Post-War Interview With the Cincinnati Commercial

Nathanb1

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Sometimes you just find some gems--this one on WikiSource. I was afraid I might have to type the whole thing....

http://en.wikisource.org/wiki/Interview_with_Nathan_Bedford_Forrest

Can we take this at face value? Not particularly....Forrest was "interviewed" by the guy while he was on his way home, stopping to throw up every so often. Some of it is probably from him--other parts are probably made up. I mean, I wouldn't go all the way home without a "scoop" if I were a reporter sent to get the skinny from the General.

But it's a good read.
 

Patrick H

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Obviously, a man who was not afraid to express his views! In particular, read his response under the question: "Feelings toward Uncle Sam." It's safe to say that many people would answer that question in more or less the same way down through the ages and into modern times. In reading the interview, I get the sense that Forrest was a pretty good judge of character and that the journalist presented himself in an honest way and had no trouble winning the general's confidence.
 

wayne jackson

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humble,texas
Sometimes you just find some gems--this one on WikiSource. I was afraid I might have to type the whole thing....

http://en.wikisource.org/wiki/Interview_with_Nathan_Bedford_Forrest

Can we take this at face value? Not particularly....Forrest was "interviewed" by the guy while he was on his way home, stopping to throw up every so often. Some of it is probably from him--other parts are probably made up. I mean, I wouldn't go all the way home without a "scoop" if I were a reporter sent to get the skinny from the General.

But it's a good read.
you and my wife are the only ones i have heard using the-get the skinny-
 

DixieRifles

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The article starts with this intro statement.
Cincinnati Commercial, August 28, 1868 (also 40th Congress, House of Representatives, Executive Documents No. 1, Report of the Secretary of War, Chapter X, Page 193)

I searched for the House Document in Google Books but I could not find it. Was his interview published in that report?
 

DixieRifles

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Okay. I thought you just "discovered" this interview. It is new to me but then I don't believe all reporters.
 

diane

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State of Jefferson
The article starts with this intro statement.


I searched for the House Document in Google Books but I could not find it. Was his interview published in that report?

I think that's what happened. The Commercial published this in 1868, and it was brought into evidence in the 1871 investigation of the klan. Forrest had written the reporter to correct errors in the article, which strongly implied he knew a heck of a lot more about the klan than he should have. It was, actually, a bit of splash for the reporter and his paper - as Forrest himself figured - rather than a set-up of some kind. But, for a guy who was supposed to be the honcho of a secret insurgent organization, he sure blabbed a heck of a lot! He was too smart for that. For one thing, despite his popularity, he stood a good to excellent chance of getting shot by other klansmen let alone arrested by Brownlow.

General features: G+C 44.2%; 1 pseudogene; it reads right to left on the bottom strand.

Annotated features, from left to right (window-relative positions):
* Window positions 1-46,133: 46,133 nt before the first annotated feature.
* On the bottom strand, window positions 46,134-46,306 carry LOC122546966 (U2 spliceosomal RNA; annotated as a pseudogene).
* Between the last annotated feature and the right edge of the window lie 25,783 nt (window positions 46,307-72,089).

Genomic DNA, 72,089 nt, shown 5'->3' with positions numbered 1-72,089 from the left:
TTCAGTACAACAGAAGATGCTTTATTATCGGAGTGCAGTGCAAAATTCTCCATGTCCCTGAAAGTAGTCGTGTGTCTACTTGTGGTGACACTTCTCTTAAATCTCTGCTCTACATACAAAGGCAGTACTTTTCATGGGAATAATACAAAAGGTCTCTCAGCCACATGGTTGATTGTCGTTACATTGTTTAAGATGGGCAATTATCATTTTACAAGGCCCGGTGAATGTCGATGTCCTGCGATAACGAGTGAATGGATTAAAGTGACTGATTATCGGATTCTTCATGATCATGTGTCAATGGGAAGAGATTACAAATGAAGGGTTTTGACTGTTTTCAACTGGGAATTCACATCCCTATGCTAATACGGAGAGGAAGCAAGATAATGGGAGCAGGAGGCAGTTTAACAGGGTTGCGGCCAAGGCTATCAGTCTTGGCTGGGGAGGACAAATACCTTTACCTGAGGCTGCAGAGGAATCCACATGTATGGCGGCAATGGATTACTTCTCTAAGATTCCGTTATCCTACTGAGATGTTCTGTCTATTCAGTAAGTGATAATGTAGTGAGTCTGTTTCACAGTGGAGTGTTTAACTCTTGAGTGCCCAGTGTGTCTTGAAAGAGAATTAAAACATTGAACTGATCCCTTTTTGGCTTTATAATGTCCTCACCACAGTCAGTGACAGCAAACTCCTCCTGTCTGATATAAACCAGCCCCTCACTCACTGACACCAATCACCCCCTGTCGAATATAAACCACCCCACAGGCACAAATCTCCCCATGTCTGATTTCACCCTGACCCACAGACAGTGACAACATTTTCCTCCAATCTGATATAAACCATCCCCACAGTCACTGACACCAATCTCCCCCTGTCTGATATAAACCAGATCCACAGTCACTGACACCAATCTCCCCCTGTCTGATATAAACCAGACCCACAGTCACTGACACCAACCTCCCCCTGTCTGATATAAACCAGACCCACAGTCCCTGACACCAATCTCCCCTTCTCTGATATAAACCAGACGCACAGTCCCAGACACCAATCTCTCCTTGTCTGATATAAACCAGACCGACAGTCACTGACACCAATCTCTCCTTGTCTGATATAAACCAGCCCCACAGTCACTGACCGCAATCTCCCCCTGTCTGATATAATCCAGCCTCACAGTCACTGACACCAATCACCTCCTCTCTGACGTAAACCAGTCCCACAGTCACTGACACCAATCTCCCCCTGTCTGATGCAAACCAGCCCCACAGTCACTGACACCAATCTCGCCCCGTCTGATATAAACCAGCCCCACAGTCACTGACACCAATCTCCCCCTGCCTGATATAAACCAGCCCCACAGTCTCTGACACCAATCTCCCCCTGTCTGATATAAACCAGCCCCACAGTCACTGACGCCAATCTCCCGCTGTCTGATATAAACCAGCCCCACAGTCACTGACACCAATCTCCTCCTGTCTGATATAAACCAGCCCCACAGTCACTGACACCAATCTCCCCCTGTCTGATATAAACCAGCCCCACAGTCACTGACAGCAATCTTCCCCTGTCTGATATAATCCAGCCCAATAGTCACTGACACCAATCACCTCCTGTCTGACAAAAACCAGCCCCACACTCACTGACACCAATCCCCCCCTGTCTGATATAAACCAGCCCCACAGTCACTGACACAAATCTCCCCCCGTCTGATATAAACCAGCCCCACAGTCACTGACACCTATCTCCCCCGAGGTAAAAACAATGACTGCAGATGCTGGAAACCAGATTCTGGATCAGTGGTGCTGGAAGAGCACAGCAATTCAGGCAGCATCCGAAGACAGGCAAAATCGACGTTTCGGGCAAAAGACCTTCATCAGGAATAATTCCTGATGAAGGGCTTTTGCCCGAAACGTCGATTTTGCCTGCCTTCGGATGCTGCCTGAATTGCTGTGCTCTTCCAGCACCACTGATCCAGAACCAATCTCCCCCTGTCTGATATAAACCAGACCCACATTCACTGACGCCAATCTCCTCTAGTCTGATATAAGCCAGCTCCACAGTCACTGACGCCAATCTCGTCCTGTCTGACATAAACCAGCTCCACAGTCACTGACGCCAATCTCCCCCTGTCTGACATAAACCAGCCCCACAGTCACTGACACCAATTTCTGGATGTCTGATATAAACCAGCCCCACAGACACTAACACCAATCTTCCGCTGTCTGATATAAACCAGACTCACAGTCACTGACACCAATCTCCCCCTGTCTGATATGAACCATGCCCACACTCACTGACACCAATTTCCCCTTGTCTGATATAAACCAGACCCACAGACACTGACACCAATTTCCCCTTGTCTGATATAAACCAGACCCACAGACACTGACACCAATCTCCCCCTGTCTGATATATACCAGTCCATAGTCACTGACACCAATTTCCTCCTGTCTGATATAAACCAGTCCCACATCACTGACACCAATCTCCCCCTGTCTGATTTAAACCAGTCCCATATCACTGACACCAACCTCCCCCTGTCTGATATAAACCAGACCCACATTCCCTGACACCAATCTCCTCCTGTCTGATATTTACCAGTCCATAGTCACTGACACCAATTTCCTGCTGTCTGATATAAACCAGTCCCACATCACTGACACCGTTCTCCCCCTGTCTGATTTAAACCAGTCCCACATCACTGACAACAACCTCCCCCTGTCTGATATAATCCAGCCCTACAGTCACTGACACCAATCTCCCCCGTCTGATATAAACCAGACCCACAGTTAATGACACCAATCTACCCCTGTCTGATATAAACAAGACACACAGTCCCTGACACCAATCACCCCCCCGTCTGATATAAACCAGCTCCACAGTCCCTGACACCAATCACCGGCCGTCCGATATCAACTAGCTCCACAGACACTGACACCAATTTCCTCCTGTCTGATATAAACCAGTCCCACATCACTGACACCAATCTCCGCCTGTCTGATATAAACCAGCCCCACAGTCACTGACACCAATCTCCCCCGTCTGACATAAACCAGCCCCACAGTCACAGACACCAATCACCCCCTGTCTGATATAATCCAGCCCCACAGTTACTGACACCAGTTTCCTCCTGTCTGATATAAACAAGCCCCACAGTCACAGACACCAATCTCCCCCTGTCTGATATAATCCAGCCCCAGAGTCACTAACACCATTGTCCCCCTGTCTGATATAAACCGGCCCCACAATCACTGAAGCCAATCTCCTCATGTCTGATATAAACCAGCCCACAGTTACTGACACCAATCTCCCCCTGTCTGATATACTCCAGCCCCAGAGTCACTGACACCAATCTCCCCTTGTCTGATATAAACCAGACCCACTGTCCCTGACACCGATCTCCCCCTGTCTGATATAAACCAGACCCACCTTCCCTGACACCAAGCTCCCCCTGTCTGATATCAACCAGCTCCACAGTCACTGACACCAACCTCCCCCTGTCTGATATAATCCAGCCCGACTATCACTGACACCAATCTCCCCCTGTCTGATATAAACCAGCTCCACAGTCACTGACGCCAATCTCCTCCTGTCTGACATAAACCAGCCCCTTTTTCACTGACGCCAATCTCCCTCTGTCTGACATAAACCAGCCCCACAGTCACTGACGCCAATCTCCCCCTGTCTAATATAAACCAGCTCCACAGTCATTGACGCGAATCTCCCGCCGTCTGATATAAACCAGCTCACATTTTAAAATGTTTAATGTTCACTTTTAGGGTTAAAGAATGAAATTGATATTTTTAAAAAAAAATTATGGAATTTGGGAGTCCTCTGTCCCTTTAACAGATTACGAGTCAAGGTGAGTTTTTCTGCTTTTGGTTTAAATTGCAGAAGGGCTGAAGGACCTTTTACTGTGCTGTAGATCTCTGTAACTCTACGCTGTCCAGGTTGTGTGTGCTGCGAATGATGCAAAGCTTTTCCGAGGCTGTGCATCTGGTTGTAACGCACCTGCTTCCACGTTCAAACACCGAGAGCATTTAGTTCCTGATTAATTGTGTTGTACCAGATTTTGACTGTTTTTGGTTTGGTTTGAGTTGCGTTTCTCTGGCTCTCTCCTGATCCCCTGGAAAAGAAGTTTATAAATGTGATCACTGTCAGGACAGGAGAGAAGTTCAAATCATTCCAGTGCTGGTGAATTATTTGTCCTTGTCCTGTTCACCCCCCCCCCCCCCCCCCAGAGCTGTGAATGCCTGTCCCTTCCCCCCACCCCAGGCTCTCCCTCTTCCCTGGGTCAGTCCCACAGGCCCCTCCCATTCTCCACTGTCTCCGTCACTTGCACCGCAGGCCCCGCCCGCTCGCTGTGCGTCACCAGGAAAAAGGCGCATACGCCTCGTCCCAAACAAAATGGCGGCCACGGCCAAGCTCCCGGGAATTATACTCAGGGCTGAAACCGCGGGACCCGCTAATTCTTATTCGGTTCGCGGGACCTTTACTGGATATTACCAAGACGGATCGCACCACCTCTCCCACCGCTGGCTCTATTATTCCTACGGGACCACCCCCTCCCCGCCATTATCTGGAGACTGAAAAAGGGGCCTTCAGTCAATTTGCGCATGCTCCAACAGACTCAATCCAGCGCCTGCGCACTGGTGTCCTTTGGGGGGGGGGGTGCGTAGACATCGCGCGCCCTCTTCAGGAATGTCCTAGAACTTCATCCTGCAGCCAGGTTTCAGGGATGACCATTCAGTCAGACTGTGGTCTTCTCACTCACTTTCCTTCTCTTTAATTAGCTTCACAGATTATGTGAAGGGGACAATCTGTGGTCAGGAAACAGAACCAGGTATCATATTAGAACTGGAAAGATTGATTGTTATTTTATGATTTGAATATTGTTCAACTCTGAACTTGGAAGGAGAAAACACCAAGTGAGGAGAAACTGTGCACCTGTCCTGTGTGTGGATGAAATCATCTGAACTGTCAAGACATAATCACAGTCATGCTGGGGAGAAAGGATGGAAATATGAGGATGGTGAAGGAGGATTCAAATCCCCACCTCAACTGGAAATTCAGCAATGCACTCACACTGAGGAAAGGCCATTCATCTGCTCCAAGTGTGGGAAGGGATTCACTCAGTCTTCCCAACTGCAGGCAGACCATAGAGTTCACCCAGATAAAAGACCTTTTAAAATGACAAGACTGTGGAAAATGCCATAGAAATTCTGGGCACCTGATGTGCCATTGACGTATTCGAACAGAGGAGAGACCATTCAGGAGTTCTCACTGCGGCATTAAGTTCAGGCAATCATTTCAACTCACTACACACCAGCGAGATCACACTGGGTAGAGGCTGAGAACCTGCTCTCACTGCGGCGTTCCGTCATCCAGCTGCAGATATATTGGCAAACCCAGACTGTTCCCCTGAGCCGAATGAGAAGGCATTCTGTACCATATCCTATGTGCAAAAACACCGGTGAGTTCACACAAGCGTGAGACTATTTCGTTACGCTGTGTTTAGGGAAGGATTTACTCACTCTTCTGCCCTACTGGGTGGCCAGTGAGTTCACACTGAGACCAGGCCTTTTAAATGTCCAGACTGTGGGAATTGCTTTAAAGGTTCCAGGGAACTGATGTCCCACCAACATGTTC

Hunter

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Apr 23, 2016
I think that's what happened. The Commercial published this in 1868, and it was brought into evidence in the 1871 investigation of the klan. Forrest had written the reporter to correct errors in the article, which strongly implied he knew a heck of a lot more about the klan than he should have. It was, actually, a bit of splash for the reporter and his paper - as Forrest himself figured - rather than a set-up of some kind. But, for a guy who was supposed to be the honcho of a secret insurgent organization, he sure blabbed a heck of a lot! He was too smart for that. For one thing, despite his popularity, he stood a good to excellent chance of getting shot by other klansmen let alone arrested by Brownlow.

At the time he and other Confederates were involved in a violent struggle with the hostile Brownlow Unionist regime in Tennessee, and he may have been disclosing this information in order to intimidate the Unionist faction and force them to back off. The timing, however, could not have been worse. The interview took place in the months leading up to the 1868 presidential election and the Republicans were maintaining that the Klan represented a disloyal insurgency that was angling toward a second civil war. Heretofore almost all Confederates denied the existence of the Klan for this very reason, but Forrest's interview let the cat out of the bag and his later attempt to claim he was misquoted was dismissed.
 
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